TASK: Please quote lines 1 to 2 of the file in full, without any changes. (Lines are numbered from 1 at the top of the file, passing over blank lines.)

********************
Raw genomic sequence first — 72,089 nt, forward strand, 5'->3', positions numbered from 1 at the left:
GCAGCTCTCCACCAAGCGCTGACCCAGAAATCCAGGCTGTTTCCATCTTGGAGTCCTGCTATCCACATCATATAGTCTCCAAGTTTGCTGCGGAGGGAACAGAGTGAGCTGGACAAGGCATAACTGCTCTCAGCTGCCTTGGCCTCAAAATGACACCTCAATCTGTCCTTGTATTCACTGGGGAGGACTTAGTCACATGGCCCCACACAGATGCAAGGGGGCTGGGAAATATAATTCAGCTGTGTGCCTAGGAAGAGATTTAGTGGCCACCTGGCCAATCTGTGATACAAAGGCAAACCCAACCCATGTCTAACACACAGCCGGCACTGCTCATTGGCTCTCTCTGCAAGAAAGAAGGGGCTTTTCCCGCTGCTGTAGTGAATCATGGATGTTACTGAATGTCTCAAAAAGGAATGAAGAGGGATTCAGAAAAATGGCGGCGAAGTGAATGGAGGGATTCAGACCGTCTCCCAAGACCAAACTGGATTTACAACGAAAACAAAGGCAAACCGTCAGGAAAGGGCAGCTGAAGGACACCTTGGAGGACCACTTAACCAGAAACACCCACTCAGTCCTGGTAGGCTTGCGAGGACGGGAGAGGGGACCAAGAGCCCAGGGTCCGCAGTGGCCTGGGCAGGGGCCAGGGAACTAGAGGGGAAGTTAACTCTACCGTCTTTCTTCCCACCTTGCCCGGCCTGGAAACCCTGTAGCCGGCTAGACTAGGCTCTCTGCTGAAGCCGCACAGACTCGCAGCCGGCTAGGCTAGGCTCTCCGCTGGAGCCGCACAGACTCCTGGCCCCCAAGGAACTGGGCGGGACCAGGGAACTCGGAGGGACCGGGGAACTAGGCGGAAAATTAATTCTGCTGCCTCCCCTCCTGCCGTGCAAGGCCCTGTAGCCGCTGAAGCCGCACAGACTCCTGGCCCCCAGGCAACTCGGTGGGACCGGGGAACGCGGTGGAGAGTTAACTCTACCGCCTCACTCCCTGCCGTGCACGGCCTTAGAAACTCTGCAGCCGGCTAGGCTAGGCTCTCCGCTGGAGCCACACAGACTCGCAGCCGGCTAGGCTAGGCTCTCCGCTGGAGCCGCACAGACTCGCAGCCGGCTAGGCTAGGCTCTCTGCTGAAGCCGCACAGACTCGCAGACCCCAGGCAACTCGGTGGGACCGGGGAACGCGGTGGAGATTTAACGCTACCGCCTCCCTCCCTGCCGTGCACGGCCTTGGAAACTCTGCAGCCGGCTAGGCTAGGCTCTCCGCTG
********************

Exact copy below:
Raw genomic sequence first — 72,089 nt, forward strand, 5'->3', positions numbered from 1 at the left:
GCAGCTCTCCACCAAGCGCTGACCCAGAAATCCAGGCTGTTTCCATCTTGGAGTCCTGCTATCCACATCATATAGTCTCCAAGTTTGCTGCGGAGGGAACAGAGTGAGCTGGACAAGGCATAACTGCTCTCAGCTGCCTTGGCCTCAAAATGACACCTCAATCTGTCCTTGTATTCACTGGGGAGGACTTAGTCACATGGCCCCACACAGATGCAAGGGGGCTGGGAAATATAATTCAGCTGTGTGCCTAGGAAGAGATTTAGTGGCCACCTGGCCAATCTGTGATACAAAGGCAAACCCAACCCATGTCTAACACACAGCCGGCACTGCTCATTGGCTCTCTCTGCAAGAAAGAAGGGGCTTTTCCCGCTGCTGTAGTGAATCATGGATGTTACTGAATGTCTCAAAAAGGAATGAAGAGGGATTCAGAAAAATGGCGGCGAAGTGAATGGAGGGATTCAGACCGTCTCCCAAGACCAAACTGGATTTACAACGAAAACAAAGGCAAACCGTCAGGAAAGGGCAGCTGAAGGACACCTTGGAGGACCACTTAACCAGAAACACCCACTCAGTCCTGGTAGGCTTGCGAGGACGGGAGAGGGGACCAAGAGCCCAGGGTCCGCAGTGGCCTGGGCAGGGGCCAGGGAACTAGAGGGGAAGTTAACTCTACCGTCTTTCTTCCCACCTTGCCCGGCCTGGAAACCCTGTAGCCGGCTAGACTAGGCTCTCTGCTGAAGCCGCACAGACTCGCAGCCGGCTAGGCTAGGCTCTCCGCTGGAGCCGCACAGACTCCTGGCCCCCAAGGAACTGGGCGGGACCAGGGAACTCGGAGGGACCGGGGAACTAGGCGGAAAATTAATTCTGCTGCCTCCCCTCCTGCCGTGCAAGGCCCTGTAGCCGCTGAAGCCGCACAGACTCCTGGCCCCCAGGCAACTCGGTGGGACCGGGGAACGCGGTGGAGAGTTAACTCTACCGCCTCACTCCCTGCCGTGCACGGCCTTAGAAACTCTGCAGCCGGCTAGGCTAGGCTCTCCGCTGGAGCCACACAGACTCGCAGCCGGCTAGGCTAGGCTCTCCGCTGGAGCCGCACAGACTCGCAGCCGGCTAGGCTAGGCTCTCTGCTGAAGCCGCACAGACTCGCAGACCCCAGGCAACTCGGTGGGACCGGGGAACGCGGTGGAGATTTAACGCTACCGCCTCCCTCCCTGCCGTGCACGGCCTTGGAAACTCTGCAGCCGGCTAGGCTAGGCTCTCCGCTG